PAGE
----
H5N1 – The Great Debate

In 2009 we experienced a global pandemic. The H1N1 influenza spread so quickly many were unprepared. The virus has caused 18,000 deaths to date.

18,000 deaths is a staggering number, but not when you realise that the virus caused 600 thousand infections, a fatality rate of .03%. Although it spread easily from human to human, it was not very deadly overall.

As a leader in emergency preparedness, Iridia has worked with many organizations to develop their pandemic plans. In most cases these plans had to be created from scratch as a pandemic is a state of emergency, of which many were unprepared. These plans consisted of:

• Communication tools and protocols
• Human resources policies
• Vaccine and antiviral usage
• Personal protective equipment strategies
• Infection control measures

Throughout the H1N1 pandemic, it became clear that our society was not ready. But what would happen if it had been worse?

H5N1 

In contrast to the H1N1, the H5N1 avian influenza has a very hard time spreading from human to human. But once an individual has become infected, it has a 60% fatality rate. To put that in perspective, if the H1N1 virus was that deadly, it would have caused 360 thousand deaths (20x more).

h5n1 virus

H5N1 Virus

It took some time, but after months of debate and controversy, research (you can search for it online) describing how to transform the deadly H5N1 in a human-contagious form was published in May 2012.

The study has made headlines around the world since 2011. A debate quickly heated up. Many were concerned about broadcasting potentially lethal information to would-be bioterrorists who might use the information to set off a pandemic.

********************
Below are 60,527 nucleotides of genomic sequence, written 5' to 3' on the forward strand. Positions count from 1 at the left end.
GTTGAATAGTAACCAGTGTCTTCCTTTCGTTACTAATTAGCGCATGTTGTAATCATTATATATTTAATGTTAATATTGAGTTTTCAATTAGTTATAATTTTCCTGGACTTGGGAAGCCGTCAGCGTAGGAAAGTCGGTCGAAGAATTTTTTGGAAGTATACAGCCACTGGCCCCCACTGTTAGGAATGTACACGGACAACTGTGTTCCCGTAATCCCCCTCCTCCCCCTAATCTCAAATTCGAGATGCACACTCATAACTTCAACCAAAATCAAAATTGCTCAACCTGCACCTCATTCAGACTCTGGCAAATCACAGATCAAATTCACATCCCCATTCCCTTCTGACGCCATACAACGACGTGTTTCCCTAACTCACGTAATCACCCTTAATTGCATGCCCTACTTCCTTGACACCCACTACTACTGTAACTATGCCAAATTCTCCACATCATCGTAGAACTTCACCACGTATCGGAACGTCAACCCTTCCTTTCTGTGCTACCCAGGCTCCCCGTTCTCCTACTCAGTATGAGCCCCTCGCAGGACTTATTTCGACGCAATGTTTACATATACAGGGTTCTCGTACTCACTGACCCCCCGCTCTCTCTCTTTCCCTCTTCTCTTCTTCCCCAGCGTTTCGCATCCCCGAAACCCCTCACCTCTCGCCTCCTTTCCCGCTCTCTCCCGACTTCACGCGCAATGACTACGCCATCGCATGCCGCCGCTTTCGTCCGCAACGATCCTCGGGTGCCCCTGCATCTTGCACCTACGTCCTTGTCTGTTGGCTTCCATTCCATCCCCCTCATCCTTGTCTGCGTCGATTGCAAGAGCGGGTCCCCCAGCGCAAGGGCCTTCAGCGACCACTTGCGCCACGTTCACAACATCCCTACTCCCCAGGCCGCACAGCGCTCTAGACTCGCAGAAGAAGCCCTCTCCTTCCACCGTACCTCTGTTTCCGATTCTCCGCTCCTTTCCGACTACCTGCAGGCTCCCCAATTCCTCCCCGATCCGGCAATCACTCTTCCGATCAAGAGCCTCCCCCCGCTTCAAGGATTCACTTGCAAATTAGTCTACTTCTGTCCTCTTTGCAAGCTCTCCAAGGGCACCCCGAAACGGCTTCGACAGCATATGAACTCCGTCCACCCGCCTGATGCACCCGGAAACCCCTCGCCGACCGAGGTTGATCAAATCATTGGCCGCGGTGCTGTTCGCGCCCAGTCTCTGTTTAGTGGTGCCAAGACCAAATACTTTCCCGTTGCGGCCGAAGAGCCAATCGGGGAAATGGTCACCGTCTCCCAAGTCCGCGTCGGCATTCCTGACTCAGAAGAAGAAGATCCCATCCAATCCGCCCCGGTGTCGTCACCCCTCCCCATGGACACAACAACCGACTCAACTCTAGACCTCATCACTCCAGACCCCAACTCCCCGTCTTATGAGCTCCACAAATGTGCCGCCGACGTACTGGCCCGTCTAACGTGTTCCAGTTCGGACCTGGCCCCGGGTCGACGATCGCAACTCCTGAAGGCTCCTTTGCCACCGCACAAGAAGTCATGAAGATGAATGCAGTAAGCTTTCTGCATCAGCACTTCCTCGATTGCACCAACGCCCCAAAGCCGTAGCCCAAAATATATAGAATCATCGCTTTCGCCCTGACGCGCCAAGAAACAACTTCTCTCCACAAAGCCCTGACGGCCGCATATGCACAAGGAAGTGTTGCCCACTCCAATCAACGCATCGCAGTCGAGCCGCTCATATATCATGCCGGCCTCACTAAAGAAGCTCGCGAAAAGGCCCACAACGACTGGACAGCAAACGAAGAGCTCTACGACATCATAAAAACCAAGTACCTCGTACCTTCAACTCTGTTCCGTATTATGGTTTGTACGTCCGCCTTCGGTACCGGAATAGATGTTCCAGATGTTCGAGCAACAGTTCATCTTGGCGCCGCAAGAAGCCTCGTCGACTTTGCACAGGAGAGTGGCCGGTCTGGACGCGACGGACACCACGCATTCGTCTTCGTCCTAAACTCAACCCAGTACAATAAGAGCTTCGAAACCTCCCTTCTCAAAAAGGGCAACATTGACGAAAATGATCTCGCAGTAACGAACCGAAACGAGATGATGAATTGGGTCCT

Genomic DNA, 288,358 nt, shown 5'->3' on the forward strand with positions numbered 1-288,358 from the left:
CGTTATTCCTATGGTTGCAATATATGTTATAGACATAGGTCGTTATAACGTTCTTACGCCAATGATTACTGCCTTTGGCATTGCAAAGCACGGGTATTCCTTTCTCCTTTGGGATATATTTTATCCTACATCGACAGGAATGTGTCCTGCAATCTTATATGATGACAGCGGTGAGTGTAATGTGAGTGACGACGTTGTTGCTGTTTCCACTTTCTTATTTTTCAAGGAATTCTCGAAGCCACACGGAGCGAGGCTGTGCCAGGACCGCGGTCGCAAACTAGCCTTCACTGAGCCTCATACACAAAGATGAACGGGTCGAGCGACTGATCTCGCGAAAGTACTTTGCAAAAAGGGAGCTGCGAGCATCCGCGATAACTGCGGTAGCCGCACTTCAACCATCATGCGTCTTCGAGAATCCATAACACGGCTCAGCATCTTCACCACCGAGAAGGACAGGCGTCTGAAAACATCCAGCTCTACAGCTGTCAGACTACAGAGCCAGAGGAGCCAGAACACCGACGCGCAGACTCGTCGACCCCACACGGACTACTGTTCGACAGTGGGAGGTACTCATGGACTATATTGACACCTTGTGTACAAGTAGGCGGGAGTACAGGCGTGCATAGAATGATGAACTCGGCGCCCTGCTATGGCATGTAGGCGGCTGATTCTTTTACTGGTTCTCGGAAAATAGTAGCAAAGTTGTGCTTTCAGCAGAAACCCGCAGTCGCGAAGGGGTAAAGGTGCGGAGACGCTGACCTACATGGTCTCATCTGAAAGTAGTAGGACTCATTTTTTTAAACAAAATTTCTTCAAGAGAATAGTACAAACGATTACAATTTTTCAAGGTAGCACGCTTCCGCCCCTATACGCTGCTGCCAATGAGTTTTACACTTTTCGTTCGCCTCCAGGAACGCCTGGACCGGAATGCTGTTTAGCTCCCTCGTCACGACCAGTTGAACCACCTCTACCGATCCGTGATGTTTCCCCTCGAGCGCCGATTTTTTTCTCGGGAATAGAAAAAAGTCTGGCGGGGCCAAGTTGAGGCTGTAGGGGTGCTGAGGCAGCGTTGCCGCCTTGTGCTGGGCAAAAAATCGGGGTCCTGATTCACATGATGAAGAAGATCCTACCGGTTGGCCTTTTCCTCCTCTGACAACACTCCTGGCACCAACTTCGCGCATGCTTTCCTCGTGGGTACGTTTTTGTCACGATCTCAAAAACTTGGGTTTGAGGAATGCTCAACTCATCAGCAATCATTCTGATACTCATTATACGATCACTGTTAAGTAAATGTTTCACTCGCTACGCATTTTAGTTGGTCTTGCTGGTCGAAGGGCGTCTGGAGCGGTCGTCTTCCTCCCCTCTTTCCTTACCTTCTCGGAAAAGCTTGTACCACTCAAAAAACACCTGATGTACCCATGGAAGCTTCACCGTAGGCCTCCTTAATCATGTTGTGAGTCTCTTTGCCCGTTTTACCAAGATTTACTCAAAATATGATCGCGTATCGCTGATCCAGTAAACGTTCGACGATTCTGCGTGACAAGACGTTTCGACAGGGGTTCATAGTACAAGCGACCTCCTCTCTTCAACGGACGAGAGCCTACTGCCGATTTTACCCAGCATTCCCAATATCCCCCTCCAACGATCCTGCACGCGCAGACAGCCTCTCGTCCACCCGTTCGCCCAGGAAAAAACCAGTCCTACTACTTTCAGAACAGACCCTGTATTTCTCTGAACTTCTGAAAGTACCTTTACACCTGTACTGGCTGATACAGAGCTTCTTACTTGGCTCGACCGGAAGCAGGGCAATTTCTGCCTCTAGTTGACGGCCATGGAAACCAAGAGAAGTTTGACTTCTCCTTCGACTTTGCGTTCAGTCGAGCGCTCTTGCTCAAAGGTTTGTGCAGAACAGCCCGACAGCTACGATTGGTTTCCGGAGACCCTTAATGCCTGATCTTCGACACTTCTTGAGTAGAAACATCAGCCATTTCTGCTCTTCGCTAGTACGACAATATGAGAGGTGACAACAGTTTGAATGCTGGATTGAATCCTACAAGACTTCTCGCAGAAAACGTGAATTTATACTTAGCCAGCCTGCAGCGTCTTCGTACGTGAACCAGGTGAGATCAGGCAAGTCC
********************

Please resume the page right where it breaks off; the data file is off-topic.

In December, it was recommended by the U.S. National Science Advisory Board for Biosecurity (NSABB) that the study not be published in full. An expert panel convened by the World Health Organization (WHO) later disagreed with the decision, which paved way for publication.

“Given the possibility of accidental escape from the lab — not too uncommon events — the risks seem to me enormous, while the benefits are very small,” said Richard Roberts, a Nobel Prize-winning geneticist who now works at New England Biolabs.

Conversely, over the last several months, many objections to the research have frequently been called uninformed. “Fear needs to be put to rest with solid science and not speculation,” wrote microbiologist Peter Palese of the Mount Sinai School of Medicine.

There are two sides to every debate. Through research we undoubtedly gain a better understanding of viruses and in turn we discover clues that can lead to vaccines. But do these deadly “recipes” need to make the rounds for everyone to see?

Want more details? Read the story here: Sciencemag

What do you think?

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